When I first came to America in the late ’70s as a student at vU.C. Berkeley, I thought I had arrived in the land of fast foods, freeways, and feminists. I soon discovered, however, that while the first two were available in abundant measure, feminism was as scarce as a flying fortress in America.
Over the next two decades, I was to become even more disenchanted with the status of women here, so much so that I began to wonder, if I, with my fiery passion and avowed independence, was an anomaly in the world of men.
But a recent trip to India made me realize that feminism is alive and well there; that in the land of Sati Savitris and Mother Teresas, jet-set aristocrats and zopadpattis, women are liberating themselves at each end of the social spectrum. To me, the woman that symbolizes Indian feminism more than any other is Arundhati Roy, author, activist, and political thinker.
When Roy won the prestigious Booker Prize for her debut novel, God of Small Things, the Western establishment cast her in the image of an exotic oriental beauty who had suffered at the hands of the Hindu male. Her response was to shear off the black curls framing her face in that famous full-page portrait in the New Yorker, and declare, “I am not some pretty woman who wrote a book!” Unlike Rushdie, the only other Booker winner from the subcontinent, Roy refused to become a token ethnic presence in the cocktail party circuits in New York and London.
Instead, she embarked on political causes like decrying India’s nuclear tests, saving villagers from the ravages of the Narmada dam, and demanding justice from Enron’s exploitation of my home state’s power shortage in her latest book, Power Politics.
I couldn’t help but chuckle when she exclaimed in a recent interview that she could “take 10 guys out to dinner!”
What was refreshing about her comment was the fact unlike American female role models like Hillary Clinton or Britney Spears, Roy uses neither men to prop herself up as a complete human being, nor her sex appeal to attract attention.
And Arundhati Roy is not alone. India is undergoing a remarkable transformation at the moment, through women like Medha Patkar, Vandana Shiva, and Madhu Kishwar who are not only replacing old role models of Sita and Parvati, but who are also creating a new international dialogue in ecology, biodiversity, and globalization.
Westerners might try to dismiss Indian feminism as the product of these women’s privileged educated classes, if it were not for the fact that the more independent and politically active Indian women today come from the working classes.
Meet Mangala for example, who I came across while working on a documentary on female infanticide in the slums of Pune. Married at the age of 12, and abused by her in-laws because of her small dowry, Mangala was forced to leave her husband in the middle of the night for fear of her life. After her brother too demanded rent and threw her out because she couldn’t provide it, Mangala spent a night under a tree and eventually built a shack under its branches with the allowance she earned at a public health center. She struggled for decades to make ends meet, to learn her rights to alimony and inheritance. Today, Mangala organizes political camps for working-class women and speaks at women’s forums where she urges women like herself to leave abusive situations and to become financially independent.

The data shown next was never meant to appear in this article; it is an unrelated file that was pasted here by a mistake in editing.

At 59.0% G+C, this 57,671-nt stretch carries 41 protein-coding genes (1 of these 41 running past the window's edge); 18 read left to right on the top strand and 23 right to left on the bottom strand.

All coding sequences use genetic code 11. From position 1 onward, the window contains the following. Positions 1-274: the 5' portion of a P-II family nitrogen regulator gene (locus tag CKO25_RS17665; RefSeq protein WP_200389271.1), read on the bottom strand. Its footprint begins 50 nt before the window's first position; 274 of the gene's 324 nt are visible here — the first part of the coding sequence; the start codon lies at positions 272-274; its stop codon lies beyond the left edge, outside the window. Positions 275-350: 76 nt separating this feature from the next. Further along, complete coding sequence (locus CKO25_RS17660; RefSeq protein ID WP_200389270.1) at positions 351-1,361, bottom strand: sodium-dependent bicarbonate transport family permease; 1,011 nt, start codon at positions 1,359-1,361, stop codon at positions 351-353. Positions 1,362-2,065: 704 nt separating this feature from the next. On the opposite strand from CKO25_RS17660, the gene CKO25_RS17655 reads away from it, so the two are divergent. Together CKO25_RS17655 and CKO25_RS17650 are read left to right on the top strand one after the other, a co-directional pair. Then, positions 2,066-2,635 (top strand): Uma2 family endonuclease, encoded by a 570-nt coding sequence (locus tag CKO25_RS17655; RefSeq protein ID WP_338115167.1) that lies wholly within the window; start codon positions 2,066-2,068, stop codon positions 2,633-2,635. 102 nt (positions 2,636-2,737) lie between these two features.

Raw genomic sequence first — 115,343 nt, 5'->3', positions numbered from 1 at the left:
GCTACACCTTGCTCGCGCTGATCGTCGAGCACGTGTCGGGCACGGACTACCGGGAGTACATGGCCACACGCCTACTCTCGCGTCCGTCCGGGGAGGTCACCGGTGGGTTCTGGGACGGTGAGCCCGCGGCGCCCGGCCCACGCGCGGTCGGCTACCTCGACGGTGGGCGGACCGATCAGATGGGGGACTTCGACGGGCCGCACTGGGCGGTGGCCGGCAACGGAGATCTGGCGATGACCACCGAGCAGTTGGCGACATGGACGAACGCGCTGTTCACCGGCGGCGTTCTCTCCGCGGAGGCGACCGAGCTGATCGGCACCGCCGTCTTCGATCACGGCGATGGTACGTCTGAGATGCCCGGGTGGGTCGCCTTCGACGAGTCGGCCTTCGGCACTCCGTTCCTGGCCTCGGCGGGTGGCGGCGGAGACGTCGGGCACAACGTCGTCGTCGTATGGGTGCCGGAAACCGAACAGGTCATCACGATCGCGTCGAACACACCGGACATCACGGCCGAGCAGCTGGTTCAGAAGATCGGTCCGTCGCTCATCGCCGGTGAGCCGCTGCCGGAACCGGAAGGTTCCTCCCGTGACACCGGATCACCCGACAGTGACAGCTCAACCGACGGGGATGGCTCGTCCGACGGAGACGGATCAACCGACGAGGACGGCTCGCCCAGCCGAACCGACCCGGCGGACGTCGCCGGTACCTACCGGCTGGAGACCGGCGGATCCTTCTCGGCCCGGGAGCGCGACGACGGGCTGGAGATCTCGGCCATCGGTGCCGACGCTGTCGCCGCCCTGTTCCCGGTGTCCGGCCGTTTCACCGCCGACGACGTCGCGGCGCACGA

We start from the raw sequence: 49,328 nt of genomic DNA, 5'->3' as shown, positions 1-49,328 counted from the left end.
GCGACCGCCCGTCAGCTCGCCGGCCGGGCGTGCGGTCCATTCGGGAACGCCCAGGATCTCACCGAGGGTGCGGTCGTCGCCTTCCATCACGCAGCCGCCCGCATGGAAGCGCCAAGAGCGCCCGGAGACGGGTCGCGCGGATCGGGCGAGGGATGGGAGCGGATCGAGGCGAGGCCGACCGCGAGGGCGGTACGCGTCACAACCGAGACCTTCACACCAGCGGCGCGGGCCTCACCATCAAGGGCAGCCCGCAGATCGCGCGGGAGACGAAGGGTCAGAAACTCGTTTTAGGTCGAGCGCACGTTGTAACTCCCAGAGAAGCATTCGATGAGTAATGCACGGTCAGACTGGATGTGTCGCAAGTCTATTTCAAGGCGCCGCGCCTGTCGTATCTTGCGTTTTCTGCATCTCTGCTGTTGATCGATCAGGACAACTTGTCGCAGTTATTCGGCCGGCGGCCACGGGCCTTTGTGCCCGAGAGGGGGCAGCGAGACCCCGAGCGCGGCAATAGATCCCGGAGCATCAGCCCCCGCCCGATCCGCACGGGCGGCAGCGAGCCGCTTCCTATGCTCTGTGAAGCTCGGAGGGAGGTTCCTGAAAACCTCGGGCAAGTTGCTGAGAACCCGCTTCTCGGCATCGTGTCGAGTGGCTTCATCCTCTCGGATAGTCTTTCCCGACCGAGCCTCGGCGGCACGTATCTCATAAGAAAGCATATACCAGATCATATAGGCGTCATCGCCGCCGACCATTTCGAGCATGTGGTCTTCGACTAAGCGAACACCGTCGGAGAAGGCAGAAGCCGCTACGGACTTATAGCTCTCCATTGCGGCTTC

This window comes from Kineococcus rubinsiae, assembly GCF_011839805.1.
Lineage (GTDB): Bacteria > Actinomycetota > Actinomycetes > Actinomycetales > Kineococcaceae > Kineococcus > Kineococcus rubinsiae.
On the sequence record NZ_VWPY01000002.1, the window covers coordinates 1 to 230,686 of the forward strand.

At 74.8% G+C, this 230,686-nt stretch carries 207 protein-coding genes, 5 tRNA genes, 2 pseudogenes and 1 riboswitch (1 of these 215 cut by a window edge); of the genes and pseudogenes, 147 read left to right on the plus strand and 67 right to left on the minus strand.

At a lunch invitation at her Zunka Bhakar restaurant, where she serves a clientele of factory laborers, Mangala introduced me to her adopted son and proudly showed me pictures of her holidays in Goa, her childhood friends, her meetings with political leaders. Here was a woman who had never heard of Gloria Steinem or Betty Friedan, but who knew how to live a rich and fulfilling life on her own.
I came across many other unsung heroes during my trip to India, like Jaya Kaley; founder of the social service organization Jagruti, who gave up a brilliant banking career to work among slum dwellers. Kaley arranged a town hall meeting for me with the women her organization helps. As I watched her invoke their confidence with humor, insight, and genuine compassion, I realized that it had been worthwhile for me to have come all the way to at last find a niche I could fit into. And even though Jaya told the women that I had come from America to listen to their woes and to help them, I felt that it was they who were giving me inspiration.
It is not that these Indian feminists hate men; on the contrary, Roy’s first book, for example, contains a passionate dedication to her lover. But the lives of these women are not defined by men. For them, the personal is not political, but rather the political transcends the personal.
Watching a tape of the acclaimed HBO series Sex and the City after my return, I couldn’t help noticing how one female character obsessed about losing her orgasm, while a second one agonized over inviting an ex-boyfriend to her birthday, and a third one worried about her husband’s soft penis. And I couldn’t help thinking, “Is this what American feminism amounts to today; the freedom to sleep with whomever you want and the ability to talk dirty like the boys?”
And I had a desire to go back to India, where feminism is not just reduced to a “Vagina Monologue.”
Sarita Sarvate writes commentaries for Pacific News Service and KQED.